The next wine was the Jean-Louis Blanc de Blancs. As I’ve pointed out before, the American public has a habit of referring to any sparkling wine as “Champagne,” usually falsely. This, however, is the real deal. “Blanc de Blancs” translates to “white of whites,” and is a term used for Champagnes made from Chardonnay grapes.
The mouthfeel of the Jean-Louis was a little more intense than the Prosecco; also a little dryer, although some citrus notes could still be detected. This came paired with a citrus and crawfish salad: small chunks of citrus-and-pepper-marinated crawfish sitting on a bed of greens, garnished by a bean medley and dressed with coconut vinaigrette. The earthy organic taste of the greens calmed some of the intensity of the wine, while the citrus in the crawfish complemented the same in the wine, almost giving it a slightly sweeter quality.
To drink with the main course, we were served the Veuve Du Vernay Brut Rosé, which comes from the Loire region of France. It had a more floral quality, with a hint of muskiness. This was paired with a chorizo-stuffed quail, which sat atop a bed of yellow corn risotto, all of which was garnished with clover greens and an apple cider and caraway reduction. This was a serious dish: a smorgasbord of competing flavors and textures which could easily go wrong in lesser hands. Luckily, the chefs of Asiatique are skilled at their craft, and the resulting effect was beautiful.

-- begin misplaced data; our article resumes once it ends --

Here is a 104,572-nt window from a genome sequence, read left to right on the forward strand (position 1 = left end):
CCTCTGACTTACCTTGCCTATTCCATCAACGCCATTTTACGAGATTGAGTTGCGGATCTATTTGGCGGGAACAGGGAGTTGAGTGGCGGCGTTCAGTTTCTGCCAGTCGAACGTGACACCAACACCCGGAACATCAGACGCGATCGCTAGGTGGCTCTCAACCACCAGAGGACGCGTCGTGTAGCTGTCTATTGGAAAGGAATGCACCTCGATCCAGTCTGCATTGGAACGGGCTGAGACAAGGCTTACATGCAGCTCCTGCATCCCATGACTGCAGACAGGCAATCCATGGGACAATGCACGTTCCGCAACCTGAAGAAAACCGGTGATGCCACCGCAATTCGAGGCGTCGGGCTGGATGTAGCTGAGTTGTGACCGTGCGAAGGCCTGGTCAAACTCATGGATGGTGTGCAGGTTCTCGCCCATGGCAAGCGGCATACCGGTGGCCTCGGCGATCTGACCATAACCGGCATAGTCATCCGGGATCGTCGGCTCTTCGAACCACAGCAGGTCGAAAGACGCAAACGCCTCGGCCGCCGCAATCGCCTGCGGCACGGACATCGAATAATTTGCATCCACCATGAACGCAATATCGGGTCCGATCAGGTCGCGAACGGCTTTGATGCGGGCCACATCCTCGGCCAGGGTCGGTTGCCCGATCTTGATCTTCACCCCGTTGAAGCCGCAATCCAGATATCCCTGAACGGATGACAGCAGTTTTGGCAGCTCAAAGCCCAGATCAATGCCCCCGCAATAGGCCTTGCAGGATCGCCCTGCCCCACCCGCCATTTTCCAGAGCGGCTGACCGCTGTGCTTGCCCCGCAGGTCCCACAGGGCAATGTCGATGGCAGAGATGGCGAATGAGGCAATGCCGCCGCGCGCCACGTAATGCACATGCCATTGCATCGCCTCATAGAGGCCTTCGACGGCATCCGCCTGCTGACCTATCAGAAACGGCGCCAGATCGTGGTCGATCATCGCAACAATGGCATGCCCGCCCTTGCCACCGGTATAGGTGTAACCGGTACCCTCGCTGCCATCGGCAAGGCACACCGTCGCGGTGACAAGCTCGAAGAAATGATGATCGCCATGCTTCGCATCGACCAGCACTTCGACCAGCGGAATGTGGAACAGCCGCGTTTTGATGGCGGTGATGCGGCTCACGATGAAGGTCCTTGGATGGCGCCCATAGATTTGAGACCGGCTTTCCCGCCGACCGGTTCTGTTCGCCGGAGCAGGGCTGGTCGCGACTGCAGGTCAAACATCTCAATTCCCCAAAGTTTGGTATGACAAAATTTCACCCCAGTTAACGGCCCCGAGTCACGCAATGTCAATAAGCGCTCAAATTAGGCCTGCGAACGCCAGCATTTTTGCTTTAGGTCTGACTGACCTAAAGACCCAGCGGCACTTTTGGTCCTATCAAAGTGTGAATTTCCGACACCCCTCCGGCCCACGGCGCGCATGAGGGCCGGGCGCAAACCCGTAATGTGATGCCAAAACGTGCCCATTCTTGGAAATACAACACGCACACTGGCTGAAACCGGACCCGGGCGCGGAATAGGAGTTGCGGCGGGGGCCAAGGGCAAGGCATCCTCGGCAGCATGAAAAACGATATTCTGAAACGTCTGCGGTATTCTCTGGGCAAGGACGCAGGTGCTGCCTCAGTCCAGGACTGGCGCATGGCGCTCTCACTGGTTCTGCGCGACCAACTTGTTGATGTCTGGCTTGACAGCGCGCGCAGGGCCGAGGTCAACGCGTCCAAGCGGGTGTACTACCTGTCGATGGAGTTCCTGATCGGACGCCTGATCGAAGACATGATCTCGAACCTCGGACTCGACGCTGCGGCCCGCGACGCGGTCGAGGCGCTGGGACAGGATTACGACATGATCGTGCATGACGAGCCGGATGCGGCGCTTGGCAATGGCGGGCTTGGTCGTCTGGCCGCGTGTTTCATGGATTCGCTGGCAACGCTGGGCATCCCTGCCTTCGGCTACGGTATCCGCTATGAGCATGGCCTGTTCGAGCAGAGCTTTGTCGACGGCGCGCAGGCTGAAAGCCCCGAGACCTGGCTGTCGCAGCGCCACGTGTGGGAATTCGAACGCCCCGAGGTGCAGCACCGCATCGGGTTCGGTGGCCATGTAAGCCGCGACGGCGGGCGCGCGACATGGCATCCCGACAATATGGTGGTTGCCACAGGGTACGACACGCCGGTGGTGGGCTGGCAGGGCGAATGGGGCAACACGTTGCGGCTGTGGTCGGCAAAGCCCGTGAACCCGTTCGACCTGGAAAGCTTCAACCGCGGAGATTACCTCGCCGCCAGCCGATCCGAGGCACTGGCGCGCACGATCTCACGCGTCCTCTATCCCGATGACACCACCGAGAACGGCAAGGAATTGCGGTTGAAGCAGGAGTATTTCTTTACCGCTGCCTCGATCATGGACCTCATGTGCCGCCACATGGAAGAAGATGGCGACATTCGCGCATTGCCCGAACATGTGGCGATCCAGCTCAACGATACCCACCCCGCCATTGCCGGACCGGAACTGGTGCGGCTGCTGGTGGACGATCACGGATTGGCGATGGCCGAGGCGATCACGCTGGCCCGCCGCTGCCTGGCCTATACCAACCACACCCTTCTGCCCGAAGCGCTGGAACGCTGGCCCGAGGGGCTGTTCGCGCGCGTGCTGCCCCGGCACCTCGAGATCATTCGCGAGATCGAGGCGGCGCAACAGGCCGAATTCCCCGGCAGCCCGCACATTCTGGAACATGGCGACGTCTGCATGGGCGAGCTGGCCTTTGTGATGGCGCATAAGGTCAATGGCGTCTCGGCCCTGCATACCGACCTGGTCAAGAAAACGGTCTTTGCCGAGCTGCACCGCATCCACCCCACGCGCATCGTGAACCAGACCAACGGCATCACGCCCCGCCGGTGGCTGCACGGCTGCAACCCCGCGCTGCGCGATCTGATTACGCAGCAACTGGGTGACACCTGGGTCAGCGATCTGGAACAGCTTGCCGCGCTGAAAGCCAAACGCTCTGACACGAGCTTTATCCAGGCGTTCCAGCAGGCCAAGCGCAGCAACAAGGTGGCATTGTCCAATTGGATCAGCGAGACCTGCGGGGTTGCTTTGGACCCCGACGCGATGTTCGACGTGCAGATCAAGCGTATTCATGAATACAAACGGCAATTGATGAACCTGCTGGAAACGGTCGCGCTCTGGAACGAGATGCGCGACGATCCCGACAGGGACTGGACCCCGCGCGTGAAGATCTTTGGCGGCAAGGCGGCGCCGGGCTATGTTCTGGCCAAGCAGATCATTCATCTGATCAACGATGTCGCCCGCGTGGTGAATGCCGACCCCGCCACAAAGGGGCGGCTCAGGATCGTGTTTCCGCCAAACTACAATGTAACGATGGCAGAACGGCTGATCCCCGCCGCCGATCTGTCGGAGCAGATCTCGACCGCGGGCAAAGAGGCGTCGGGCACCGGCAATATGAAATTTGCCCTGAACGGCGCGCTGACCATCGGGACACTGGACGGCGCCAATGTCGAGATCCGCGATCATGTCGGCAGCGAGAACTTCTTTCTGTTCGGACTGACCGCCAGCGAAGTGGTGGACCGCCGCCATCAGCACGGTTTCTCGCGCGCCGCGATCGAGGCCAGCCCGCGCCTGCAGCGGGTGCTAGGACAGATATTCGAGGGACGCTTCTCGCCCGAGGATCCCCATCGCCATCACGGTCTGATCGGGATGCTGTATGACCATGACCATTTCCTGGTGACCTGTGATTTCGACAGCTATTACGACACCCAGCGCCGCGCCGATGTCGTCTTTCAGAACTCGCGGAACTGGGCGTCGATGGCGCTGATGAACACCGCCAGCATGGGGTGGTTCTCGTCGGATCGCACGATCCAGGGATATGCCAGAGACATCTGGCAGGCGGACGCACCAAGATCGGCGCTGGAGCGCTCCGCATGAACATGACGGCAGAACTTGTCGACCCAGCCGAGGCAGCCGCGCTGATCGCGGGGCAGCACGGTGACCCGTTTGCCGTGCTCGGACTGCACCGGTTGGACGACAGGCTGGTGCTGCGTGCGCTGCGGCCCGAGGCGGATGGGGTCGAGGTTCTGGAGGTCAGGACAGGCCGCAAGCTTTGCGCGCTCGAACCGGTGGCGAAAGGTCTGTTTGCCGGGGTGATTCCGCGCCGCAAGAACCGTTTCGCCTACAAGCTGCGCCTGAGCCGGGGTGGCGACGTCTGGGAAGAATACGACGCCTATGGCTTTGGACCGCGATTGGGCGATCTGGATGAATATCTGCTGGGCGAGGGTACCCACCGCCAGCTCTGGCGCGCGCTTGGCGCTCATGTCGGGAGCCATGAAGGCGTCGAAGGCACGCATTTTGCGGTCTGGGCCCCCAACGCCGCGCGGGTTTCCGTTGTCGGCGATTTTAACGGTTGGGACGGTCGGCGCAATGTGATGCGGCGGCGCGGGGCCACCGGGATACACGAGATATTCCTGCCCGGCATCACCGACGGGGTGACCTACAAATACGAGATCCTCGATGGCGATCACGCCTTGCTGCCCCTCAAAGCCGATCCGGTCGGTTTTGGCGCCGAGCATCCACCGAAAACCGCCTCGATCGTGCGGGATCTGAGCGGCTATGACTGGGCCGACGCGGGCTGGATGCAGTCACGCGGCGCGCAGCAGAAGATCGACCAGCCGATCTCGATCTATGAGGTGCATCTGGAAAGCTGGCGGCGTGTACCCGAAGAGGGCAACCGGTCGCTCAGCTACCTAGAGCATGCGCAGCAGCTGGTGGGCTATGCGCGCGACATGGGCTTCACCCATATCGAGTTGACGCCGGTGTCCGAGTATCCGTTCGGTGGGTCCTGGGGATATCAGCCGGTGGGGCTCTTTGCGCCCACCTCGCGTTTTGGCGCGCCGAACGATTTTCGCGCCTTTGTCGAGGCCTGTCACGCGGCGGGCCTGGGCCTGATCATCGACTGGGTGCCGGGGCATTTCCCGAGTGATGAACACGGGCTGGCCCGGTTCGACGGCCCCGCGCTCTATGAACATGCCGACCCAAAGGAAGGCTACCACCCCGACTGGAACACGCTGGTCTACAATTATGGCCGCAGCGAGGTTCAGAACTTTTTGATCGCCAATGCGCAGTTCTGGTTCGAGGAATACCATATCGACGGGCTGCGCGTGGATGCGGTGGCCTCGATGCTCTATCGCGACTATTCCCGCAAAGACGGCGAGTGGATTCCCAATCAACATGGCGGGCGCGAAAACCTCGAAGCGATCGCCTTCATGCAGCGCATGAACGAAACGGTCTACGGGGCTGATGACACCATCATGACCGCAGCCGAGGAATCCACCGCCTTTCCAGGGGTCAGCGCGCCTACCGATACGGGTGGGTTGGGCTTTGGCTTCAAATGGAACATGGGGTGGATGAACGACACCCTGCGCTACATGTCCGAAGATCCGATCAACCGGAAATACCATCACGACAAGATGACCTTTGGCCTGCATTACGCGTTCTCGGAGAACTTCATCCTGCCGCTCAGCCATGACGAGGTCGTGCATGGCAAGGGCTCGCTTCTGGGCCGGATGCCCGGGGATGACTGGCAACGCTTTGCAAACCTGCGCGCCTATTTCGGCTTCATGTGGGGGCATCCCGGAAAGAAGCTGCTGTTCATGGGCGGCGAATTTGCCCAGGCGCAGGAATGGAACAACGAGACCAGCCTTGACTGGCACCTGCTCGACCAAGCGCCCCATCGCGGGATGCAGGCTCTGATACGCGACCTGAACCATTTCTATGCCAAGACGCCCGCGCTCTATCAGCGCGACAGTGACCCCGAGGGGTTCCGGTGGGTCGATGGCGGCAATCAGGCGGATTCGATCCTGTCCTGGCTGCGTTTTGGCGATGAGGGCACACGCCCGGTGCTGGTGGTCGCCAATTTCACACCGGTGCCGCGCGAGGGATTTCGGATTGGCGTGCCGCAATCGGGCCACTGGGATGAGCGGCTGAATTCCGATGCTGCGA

Quail has a gamey flavor (think dark meat on poultry) which was almost overpowered by the spiciness of the chorizo – but not quite, as the sweet, creamy risotto calmed the spice and added a soothing texture to the whole thing. All of this was further complemented by the sweet sauce. This whole combination helped the rosé to sparkle, both literally and figuratively. It brought out the floral flavors of the wine, giving it an almost perfume-like quality.
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